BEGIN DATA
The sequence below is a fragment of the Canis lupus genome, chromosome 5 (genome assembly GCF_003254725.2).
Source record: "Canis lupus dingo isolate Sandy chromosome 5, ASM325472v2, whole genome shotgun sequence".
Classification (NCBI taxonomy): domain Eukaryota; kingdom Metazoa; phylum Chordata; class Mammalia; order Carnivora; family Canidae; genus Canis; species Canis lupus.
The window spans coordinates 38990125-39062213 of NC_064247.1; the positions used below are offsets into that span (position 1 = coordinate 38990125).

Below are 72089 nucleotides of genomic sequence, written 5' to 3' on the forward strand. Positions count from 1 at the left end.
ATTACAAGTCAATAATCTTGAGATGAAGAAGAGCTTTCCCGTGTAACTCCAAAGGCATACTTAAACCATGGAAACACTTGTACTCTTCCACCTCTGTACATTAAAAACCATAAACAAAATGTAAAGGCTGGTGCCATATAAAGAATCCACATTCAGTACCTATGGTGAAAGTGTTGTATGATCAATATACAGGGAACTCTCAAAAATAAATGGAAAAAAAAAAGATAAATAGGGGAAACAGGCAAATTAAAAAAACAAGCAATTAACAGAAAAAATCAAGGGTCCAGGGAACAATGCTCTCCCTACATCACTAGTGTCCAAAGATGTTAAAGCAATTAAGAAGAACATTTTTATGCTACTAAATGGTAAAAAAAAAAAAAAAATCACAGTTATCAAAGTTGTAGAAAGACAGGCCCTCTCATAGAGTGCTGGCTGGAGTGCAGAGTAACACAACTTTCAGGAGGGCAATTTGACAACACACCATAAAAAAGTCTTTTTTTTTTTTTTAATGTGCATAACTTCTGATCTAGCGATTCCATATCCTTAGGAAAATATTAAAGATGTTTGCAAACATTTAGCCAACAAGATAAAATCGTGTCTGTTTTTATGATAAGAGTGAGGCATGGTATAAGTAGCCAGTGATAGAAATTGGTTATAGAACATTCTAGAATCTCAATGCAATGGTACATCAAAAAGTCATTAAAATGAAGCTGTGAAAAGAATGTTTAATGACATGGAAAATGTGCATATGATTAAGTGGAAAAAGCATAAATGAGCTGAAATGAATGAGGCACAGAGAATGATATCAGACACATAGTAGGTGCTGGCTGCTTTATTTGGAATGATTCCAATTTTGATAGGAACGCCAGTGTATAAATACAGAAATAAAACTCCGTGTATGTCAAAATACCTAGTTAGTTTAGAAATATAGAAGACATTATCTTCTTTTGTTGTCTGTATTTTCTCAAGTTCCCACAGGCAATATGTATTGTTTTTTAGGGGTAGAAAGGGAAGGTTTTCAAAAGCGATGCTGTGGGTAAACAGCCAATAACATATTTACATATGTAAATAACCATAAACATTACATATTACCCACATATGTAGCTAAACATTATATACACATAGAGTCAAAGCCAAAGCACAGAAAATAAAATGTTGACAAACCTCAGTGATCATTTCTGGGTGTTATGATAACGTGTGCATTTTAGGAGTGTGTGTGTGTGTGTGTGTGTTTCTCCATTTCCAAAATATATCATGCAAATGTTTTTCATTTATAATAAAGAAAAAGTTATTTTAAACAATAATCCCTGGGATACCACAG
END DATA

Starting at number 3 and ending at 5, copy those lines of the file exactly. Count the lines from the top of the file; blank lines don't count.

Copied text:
Classification (NCBI taxonomy): domain Eukaryota; kingdom Metazoa; phylum Chordata; class Mammalia; order Carnivora; family Canidae; genus Canis; species Canis lupus.
The window spans coordinates 38990125-39062213 of NC_064247.1; the positions used below are offsets into that span (position 1 = coordinate 38990125).

Below are 72089 nucleotides of genomic sequence, written 5' to 3' on the forward strand. Positions count from 1 at the left end.